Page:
Assuming you're in Calgary, try the Bay downtown. Decent selection there, and you can find a good deal on suits (you can talk them down 30% on just about anything, and alterations are about 50$ for the whole thing if the fit isn't spot on in the arms/pants.)

 

Also, if you're looking for a more affordable made-to-measure suit, try Umberto's Tailoring on 6th ave and 2nd st. I think he does a custom two piece (you choose the fabric) for 700. You will look like a baller in it. He also does incredible alterations.

 

O'Connor's on 14th ave and 1st street has a sale on Aug 12th. They're a bit like the local independent version of harry rosen, but very good, and very helpful staff.

 

Failing that, stay away from Tip Top/Moore's

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You're quite the dandy. Can you remind me why we're against pleats?

 

I like how your name sounds like what you do in threads.

 

Racist.

 

Seriously, though, these threads always depress me because I absolutely can't find an inexpensive suit that looks good on me. Part of the problem is that I'm really scrawny and need like a 38S, which is hard to find, but I've been everywhere from the cheap Moore's/Tip Top places to Harry Rosen and the only suits I would consider wearing are at least $700. And I need new shoes and shirts too. Sigh.

 

I hear you. Cost is always the breaking point. I can go on about what I'd like to wear all day, but I'm kind of in the same boat. Friggin' law school, cramping my style. I'm in dire need of another suit, and the Toronto winters have brought me down to one pair of dress shoes (and I can't find a decent deal on good shoes anywhere in this city). I have no idea why this city has to use salt on its sidewalks instead of sand like everyone else.

 

Now, I can't vouch for these folks personally, but they're doing some good business and getting some media attention: http://www.indochino.com/category/Suits.html

 

If you're a size that's difficult to fit, this might be the right way to go. Can't make any guarantees about quality, but in general, southeast Asia is the last bastion of affordably priced made-to-measure menswear. I lucked into an arrangement through a friend in the weirdest possible way and wound up with a Thai tailor who is absolutely amazing. Pick out quality fabric, get yourself measured properly by a professional, and you never know --- this might work out for you! Good luck!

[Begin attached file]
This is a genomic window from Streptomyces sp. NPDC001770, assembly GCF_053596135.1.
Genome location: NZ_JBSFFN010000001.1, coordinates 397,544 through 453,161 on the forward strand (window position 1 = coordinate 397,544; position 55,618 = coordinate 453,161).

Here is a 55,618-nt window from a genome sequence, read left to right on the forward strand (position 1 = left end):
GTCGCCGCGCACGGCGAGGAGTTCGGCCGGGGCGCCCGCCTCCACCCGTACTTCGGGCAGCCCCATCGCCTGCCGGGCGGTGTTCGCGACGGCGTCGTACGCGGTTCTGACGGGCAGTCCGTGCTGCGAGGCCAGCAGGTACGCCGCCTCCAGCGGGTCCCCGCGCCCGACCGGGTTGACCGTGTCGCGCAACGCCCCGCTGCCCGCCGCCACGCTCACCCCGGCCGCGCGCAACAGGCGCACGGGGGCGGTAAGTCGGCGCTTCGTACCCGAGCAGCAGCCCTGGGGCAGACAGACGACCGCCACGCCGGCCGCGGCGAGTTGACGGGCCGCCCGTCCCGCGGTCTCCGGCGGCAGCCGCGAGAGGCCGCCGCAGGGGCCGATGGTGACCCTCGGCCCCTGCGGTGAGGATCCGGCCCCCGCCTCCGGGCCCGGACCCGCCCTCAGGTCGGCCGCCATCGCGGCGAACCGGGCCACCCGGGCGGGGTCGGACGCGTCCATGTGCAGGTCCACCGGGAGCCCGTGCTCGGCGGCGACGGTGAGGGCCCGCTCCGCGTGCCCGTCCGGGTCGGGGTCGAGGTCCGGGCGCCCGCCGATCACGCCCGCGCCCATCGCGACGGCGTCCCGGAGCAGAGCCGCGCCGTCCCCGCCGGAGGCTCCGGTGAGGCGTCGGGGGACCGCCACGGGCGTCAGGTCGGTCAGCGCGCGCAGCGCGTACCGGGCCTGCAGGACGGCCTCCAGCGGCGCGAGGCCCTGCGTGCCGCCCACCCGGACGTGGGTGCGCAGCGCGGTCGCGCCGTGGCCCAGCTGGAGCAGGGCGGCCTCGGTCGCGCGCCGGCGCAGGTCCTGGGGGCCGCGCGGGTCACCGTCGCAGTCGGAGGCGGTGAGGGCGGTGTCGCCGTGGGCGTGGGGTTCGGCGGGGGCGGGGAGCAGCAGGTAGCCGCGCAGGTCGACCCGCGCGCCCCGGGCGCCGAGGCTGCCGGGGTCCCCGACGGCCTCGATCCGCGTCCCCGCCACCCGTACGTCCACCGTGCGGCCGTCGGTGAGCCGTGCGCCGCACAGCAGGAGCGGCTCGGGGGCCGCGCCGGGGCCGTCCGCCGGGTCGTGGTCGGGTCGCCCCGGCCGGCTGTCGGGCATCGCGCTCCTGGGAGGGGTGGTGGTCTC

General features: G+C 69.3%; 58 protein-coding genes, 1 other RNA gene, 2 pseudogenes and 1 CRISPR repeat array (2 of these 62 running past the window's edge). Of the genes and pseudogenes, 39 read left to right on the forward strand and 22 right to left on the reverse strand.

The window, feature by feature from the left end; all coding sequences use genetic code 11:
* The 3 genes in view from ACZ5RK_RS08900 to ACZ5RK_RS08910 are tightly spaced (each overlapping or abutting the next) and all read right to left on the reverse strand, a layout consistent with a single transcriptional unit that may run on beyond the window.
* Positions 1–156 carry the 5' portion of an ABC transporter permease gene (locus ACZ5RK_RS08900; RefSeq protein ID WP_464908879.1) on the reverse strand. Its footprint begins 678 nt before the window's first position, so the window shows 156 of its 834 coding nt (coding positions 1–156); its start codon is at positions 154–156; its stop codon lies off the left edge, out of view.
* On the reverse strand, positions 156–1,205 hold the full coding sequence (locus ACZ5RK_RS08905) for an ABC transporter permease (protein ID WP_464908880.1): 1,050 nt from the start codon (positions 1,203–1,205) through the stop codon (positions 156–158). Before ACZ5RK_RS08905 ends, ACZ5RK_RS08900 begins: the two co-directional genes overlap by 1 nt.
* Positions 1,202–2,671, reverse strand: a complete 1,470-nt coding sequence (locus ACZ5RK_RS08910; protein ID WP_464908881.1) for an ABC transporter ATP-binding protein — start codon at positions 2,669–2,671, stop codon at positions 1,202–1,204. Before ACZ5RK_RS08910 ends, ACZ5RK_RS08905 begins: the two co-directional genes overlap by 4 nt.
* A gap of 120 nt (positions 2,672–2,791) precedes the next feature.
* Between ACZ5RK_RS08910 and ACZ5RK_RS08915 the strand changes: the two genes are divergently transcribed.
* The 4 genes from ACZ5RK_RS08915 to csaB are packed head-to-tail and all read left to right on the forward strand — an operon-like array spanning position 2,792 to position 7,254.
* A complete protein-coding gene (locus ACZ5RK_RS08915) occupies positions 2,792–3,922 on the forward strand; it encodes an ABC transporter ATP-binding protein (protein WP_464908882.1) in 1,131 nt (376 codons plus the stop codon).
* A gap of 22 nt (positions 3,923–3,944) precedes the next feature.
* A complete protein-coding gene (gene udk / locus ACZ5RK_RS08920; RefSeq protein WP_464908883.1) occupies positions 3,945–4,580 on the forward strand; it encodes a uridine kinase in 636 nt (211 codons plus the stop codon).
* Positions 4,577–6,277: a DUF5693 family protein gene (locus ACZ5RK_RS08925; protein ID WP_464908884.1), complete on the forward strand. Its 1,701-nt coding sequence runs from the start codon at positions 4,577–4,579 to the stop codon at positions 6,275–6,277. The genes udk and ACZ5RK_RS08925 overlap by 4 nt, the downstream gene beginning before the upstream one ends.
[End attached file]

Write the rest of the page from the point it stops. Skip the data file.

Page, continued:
(It was the pale-with-burgundy that really stuck out, by the way. I only remembered it because he looked almost jaundiced.)

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lightsout, thanks for the tips! Especially about the O'Connor's sale. If I can't find something there I might just suck it up and get the Umberto MTM. I spent about an hour in the downtown Bay last week and the only suit I liked was (you guessed it) $700.

 

Uriel, thanks for the link. If I end up getting one of those I'll let the board know how it turned out. And I'll stay away from the burgundy ;).

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Great advice Uriel, I really appreciate it. Introduce yourself to the best dressed UofT 1L in Sept and I`ll buy you as beer.

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Just as a suggestion to anybody from the GTA-Hamilton area, it might be worth the drive south of the border if you're looking for a good suit at a reasonable price. Niagara Fashion Outlets (Niagara Falls, NY) and Walden Galleria Mall (Buffalo, NY) have many stores to choose from and there are some serious sales going on at this time. An added benefit (at least when it comes to buying a suit) is if you're a weird shape like tall with short arms or short but not stubby as there are bargain basement prices on weird sizes at places like Hugo Boss and Calvin Klein (I'm talking under $300US). And if you're smooth at the border, you won't have to pay any duties on the goods on your way back. If you're not smooth, then just put the damn suit on when you're coming back and say you were at a business meeting with a client (and hope they don't ask you to get out of the car so they can see your unhemmed pants/running shoes combo).